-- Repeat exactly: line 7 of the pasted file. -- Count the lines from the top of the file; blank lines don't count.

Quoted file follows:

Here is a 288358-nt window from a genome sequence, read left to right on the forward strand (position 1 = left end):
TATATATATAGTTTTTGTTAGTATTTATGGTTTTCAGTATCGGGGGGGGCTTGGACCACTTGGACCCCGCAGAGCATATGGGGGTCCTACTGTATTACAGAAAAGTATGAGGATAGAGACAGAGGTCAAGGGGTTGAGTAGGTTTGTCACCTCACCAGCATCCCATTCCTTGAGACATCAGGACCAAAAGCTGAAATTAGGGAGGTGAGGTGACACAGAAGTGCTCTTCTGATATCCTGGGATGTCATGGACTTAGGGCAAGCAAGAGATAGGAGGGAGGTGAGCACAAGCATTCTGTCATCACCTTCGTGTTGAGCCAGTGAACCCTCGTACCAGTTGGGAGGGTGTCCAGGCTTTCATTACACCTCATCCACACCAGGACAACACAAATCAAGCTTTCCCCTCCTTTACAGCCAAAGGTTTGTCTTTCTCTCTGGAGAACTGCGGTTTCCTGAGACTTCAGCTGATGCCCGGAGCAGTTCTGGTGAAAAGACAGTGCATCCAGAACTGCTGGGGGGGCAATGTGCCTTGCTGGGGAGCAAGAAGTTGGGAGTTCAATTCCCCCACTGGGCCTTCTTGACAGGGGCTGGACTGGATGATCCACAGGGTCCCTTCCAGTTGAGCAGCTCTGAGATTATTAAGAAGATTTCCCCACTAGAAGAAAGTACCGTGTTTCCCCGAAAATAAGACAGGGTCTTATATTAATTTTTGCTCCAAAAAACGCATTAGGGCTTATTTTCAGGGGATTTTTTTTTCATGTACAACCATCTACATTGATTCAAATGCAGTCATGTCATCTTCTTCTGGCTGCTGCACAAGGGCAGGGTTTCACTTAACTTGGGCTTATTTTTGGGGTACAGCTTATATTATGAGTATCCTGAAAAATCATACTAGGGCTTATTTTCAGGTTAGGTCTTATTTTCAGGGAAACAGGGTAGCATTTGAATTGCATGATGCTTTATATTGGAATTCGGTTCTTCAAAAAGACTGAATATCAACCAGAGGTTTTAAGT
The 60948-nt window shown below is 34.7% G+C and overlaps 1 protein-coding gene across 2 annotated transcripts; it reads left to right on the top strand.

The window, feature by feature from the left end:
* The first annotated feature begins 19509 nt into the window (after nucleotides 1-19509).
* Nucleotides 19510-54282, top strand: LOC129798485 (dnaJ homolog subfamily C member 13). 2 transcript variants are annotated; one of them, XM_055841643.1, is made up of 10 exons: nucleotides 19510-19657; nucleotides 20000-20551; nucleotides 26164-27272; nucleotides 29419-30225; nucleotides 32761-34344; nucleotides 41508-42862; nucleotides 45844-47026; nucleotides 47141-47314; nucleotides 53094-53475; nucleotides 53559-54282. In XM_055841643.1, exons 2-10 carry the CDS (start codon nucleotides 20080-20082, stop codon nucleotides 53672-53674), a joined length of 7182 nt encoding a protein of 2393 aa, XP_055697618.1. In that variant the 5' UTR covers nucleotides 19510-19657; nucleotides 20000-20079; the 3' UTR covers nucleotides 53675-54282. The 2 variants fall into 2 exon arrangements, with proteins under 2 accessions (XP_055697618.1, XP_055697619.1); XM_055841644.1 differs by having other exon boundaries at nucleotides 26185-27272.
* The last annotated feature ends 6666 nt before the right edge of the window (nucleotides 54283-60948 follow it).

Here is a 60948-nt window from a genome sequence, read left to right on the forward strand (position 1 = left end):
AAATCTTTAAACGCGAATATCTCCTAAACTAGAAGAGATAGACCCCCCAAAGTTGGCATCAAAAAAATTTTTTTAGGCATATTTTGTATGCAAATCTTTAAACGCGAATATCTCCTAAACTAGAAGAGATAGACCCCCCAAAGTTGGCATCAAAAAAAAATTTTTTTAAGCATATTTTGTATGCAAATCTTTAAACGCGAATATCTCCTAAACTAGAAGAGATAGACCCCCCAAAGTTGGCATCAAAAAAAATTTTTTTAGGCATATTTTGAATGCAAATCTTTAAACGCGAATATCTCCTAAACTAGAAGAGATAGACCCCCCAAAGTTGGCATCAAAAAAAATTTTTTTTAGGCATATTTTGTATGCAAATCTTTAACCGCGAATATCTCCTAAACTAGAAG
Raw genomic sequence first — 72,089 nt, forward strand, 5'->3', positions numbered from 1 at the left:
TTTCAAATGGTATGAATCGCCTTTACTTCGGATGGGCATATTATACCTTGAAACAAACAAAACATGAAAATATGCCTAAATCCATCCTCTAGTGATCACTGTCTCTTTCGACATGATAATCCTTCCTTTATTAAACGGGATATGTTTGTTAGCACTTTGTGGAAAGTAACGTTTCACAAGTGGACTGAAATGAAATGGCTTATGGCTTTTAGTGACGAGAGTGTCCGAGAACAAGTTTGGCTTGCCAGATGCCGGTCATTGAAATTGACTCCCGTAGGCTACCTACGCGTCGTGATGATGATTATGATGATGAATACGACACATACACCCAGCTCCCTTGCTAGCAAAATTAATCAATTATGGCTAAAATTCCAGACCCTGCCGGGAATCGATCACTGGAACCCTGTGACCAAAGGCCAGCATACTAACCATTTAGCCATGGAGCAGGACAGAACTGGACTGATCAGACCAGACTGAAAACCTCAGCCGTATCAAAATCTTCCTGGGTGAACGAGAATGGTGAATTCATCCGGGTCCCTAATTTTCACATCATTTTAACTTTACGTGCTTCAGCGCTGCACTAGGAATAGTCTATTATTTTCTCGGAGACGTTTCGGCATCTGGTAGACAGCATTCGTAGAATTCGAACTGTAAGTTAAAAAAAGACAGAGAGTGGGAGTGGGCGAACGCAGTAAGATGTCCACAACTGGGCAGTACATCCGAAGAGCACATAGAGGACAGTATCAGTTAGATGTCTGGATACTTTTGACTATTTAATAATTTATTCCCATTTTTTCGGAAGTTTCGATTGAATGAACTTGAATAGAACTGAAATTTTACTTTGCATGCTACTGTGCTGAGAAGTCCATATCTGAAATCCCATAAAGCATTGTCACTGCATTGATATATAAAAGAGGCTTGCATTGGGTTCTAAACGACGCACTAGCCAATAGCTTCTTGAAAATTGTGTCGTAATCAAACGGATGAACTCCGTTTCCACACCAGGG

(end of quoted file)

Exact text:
* The last annotated feature ends 6666 nt before the right edge of the window (nucleotides 54283-60948 follow it).